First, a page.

Larry Drain of the Hopeworks Community blog wrote an excellent post the other month on three things we can do about our moods: prevention, coping, learning. He writes “Moods are processes — not events. They have a coming and a going.” Like mindfulness specialist Elisha Goldstein, he reminds us of our mood’s impermanence… That they don’t have stick if we can learn how to cook them and our thoughts with Teflon (preferably the non-cancer-causing kind).
Even though I know, on some level, that moods are temporary and transient, it was helpful to remind myself of three proactive ways I can, much like my adorable golden-chow mutts, take their leashes into my hands, grab the poop bag, and regain control. Larry writes:
Depending on where you are with the mood there are basically 3 things you can do:
Prevention is the set of skills that have to do with how you maintain positive momentum and redirect negative momentum. It includes things like: self maintanence (what you do to take care of yourself), knowing high risk situations and warning signs (being able to “see it coming”), and cues (knowing exactly what you do that tells you exactly how you are doing- for ex. on the manic scale an 8 means what?). Finally it means those plans that you are going to follow once you “see it coming.” Prevention means becoming an expert on yourself with some degree of efficiency and expertise.
Coping is what you do when you know “its here.” It means limiting the damage and beginning the process of positive momentum. A lot of coping is tied up with how you process your experience and the plans you have for support when you can no longer trust the way you process your experience. It means knowing that because something “feels so” doesnt make it so. It means having a sounding board- whether it is a script or series of statements you do or another person you can trust- that helps to clarify reality when it doesnt seem so clear. It is trying so hard not to leap and find yourself dealing with consequences of your mood that you really don’t want to see happen.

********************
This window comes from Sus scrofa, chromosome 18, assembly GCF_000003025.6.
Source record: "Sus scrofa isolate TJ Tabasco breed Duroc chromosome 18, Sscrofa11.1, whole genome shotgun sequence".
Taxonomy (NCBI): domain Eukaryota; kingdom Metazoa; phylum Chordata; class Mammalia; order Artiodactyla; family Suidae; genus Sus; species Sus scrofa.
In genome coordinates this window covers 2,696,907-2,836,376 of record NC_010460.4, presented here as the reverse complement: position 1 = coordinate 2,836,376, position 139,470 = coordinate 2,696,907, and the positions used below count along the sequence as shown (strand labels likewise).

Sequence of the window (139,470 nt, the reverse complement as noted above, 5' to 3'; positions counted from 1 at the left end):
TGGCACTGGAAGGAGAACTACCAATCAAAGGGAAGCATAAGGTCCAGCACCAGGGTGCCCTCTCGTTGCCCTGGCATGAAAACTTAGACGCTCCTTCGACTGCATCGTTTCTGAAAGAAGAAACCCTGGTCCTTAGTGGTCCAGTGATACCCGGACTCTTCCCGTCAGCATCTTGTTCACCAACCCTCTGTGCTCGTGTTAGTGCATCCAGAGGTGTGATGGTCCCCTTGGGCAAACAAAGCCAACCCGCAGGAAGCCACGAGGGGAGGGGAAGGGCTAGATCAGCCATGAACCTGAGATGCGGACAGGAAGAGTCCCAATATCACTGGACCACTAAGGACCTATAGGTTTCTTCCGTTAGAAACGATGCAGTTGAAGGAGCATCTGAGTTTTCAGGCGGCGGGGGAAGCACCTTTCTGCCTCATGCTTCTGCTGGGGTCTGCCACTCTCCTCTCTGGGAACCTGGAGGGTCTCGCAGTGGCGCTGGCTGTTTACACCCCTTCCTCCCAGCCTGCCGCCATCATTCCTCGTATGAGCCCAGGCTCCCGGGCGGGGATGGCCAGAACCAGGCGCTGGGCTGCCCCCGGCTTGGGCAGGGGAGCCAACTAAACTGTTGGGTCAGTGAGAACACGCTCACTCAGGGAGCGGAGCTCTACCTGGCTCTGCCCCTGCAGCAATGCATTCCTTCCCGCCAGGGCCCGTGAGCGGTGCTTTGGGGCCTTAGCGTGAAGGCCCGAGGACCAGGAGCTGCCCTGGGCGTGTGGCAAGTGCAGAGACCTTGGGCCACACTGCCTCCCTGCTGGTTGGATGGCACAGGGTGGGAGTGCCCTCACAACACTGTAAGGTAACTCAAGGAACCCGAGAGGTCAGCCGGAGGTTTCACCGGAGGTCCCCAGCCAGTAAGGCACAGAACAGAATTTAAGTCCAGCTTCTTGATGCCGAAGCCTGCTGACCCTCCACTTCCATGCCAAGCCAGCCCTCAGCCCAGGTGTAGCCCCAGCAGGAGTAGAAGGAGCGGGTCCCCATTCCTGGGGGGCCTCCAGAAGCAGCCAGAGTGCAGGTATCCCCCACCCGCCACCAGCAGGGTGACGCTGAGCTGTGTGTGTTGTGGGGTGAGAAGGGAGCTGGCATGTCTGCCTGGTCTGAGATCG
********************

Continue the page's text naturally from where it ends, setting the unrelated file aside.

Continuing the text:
Learning has to do with how you view the “finished product” and what you learn that you can use next time. It means seeing mistakes and also seeing successes. It means viewing your experience not just as a source of deprivation, but as a possible opportunity to learn more about life.
In the three years since my last hospitalization I think I am getting better at prevention of mood crises. I no longer wait until day five of a depression to put on my detective hat and figure out what in that last few weeks may have triggered a deterioration of mood.
I am constantly making connections between my diet, exercise regime, and sleep schedule with my mood. For example, the first day I wake up with that familiar dread (“How will I make it through this day?”), I look for clues in the notes I’ve made in my journal during the last month. Usually I will find something like a two-day sugar binge brought on by one of my kids’ birthdays (“Maggie Moo’s ice-cream birthday cakes, in particular), or irregular sleeping (even a half-hour off of my normal bedtime and wake time can alter my mood), not enough time to myself, skipping my 15 minutes of prayer and meditation in the morning, or a dangerous Internet craze, like, say, seeing how many new people I can follow on Twitter in one hour. Answer: 750.
However, sometimes, despite my best efforts at prevention, I still land in the Black Hole. I’m especially vulnerable to stress caused by problems and complication in my kids’ lives, and regrettably I can’t control that… At least not completely. So I have to just deal with my mood, as ugly it is, by doing just as Larry suggested: First I treat the collateral damage. I pick up the messes in whatever way I can. Then I try like hell to shift the momentum.
I especially love this wisdom of Larry’s: A lot of coping is tied up with how you process your experience and the plans you have for support when you can no longer trust the way you process your experience. It means knowing that because something “feels so” doesn’t make it so.
And learning? Yes, all that is done in hindsight, even though sometimes I have to make the same damn mistake 238 times for my brain to recognize that a certain behavior of mine does not render good results … like maybe to learn from my manic week of Facebook, when I friended 350 people I didn’t know, … that doing the same in Twitter could very well contribute a similar consequence.
On my good days, I can, as Larry says, celebrate (more like … accept) my mistakes as plentiful “opportunities” for growth.